NV: ACLU Fires Up Nevada Medical Marijuana Access As Unconstitutional

Discussion in 'Medicinal Marijuana' started by Monterey Bud, Mar 23, 2013.

  1. Monterey Bud

    Monterey Bud Administrator Staff Member

    The American Civil Liberties Union of Nevada weighed in Friday on the state’s medical marijuana law, calling it unconstitutional because it doesn’t allow patients with prescriptions for medical marijuana to legally obtain it.

    The filing Friday in the Nevada Supreme Court involving a Clark County case comes on the same day that a handful of state legislators visited a medical marijuana dispensary in Phoenix to see how Arizona implemented its medical marijuana law.

    Nevada voters approved medical marijuana in 2000. But under existing law, patients essentially have to grow their own because there is no legal way to acquire it.

    Sen. Tick Segerblom, D-Las Vegas and chairman of the Senate Judiciary Committee, organized the fact-finding trip. Lawmakers are paying their own way.

    Segerblom is sponsoring SB374, a bill that would authorize and regulate nonprofit medical marijuana dispensaries to serve about 3,600 Nevadans with medical marijuana cards.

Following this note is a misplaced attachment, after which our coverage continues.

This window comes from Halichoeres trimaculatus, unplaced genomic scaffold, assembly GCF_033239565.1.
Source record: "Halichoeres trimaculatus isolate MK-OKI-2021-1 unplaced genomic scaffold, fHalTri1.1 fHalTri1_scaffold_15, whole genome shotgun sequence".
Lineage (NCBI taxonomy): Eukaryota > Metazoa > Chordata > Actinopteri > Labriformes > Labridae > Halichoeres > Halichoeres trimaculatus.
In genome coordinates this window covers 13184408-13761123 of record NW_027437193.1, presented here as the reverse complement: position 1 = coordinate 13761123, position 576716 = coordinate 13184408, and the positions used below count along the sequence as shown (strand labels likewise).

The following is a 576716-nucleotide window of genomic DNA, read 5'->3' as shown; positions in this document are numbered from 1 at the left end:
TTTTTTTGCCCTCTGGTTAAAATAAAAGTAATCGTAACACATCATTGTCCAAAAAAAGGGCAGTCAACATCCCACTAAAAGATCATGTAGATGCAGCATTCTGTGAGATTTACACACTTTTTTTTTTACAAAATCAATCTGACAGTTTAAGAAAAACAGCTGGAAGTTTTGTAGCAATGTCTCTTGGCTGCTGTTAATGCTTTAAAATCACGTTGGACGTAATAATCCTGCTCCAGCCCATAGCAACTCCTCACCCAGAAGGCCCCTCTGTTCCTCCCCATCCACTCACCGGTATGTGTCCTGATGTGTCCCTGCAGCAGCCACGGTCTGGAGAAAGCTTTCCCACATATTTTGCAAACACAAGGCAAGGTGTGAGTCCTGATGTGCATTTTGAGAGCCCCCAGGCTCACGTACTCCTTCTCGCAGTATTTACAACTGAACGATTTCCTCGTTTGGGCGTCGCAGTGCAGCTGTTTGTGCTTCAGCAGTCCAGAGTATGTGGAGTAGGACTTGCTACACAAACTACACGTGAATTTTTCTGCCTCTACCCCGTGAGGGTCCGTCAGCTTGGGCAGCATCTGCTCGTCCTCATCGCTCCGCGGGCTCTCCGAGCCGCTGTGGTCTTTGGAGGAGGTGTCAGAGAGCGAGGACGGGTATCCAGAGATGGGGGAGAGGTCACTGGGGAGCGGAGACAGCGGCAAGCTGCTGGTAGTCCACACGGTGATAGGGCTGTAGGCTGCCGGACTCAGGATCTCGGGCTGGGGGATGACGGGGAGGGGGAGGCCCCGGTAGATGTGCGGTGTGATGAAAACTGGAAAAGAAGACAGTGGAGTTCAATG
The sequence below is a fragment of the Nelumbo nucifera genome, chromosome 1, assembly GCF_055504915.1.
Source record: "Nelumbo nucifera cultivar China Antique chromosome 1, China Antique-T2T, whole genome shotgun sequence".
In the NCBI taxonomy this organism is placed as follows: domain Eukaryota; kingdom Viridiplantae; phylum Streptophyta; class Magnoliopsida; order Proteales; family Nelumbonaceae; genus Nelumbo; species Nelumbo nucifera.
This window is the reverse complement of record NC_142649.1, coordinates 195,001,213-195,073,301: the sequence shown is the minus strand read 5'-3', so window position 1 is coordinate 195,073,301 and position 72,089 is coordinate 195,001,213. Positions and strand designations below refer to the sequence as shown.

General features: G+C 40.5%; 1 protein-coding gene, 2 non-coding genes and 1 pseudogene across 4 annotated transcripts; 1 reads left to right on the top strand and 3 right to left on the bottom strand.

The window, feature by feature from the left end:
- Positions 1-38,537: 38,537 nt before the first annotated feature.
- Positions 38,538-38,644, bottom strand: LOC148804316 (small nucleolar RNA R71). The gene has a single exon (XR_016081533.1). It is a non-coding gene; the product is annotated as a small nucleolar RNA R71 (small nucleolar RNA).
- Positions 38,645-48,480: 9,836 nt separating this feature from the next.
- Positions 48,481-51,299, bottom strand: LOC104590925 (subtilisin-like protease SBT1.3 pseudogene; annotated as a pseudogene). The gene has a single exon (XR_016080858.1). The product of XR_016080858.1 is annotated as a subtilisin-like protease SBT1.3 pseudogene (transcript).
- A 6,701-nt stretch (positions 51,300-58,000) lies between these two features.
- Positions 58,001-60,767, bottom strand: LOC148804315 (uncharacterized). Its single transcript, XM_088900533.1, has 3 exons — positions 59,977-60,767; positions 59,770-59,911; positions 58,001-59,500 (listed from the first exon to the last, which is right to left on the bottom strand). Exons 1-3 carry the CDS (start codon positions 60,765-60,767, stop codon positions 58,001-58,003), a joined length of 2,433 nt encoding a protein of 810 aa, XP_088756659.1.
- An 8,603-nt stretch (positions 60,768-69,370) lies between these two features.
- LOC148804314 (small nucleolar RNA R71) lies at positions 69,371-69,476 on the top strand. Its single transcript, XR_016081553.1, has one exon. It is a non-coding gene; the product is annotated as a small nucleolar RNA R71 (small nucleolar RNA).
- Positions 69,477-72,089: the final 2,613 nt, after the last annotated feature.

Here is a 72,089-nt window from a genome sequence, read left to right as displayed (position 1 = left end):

“We’re going to hear lots of reasons why we can’t do it, we shouldn’t do it, but to me, if Arizona, which is the most conservative state in the country, can do it, then Nevada can do it,” Segerblom told the Las Vegas Sun.

    “It’s not a junket. It’s not taxpayer money, but it is a legitimate working trip to see it in person.”

    Traveling with Segerblom were senators Mark Hutchison, R-Las Vegas; Scott Hammond, R-Las Vegas; David Parks, D-Las Vegas; Ruben Kihuen, D-Las Vegas; and Assemblywoman Michelle Fiore, R-Las Vegas.

    While their the lawmakers toured state section medical marijuana collectives...

    Co-owner Bill Mayer said the dispensary sees about 100 patients per day. An eighth of an ounce of one variety of marijuana sells for $55.

    Mayer also said the dispensary has paid more than $100,000 in sales taxes since it began selling marijuana in December.

    Arizona voters approved medical marijuana in 2010. About 30,000 people there have medical marijuana cards.

    A court challenge blaming the Nevada Legislature for a poorly written medical marijuana law adds gravity to the trip. A judge called the current laws “ridiculous” in a case that’s before the Nevada Supreme Court.

    The ACLU brief supports the decision of Clark County District Court Judge Donald Mosley, who ruled the Nevada law invalid in the case of two men indicted in connection with the operation of a nonprofit co-op to dispense the drug.

    “There is no practical way to obtain medical marijuana in the state of Nevada,” said Katrina M. Ross, staff attorney for the ACLU in Las Vegas.

    The brief says the two men indicted by a Clark County grand jury “were prosecuted for behavior that is constitutionally protected.”

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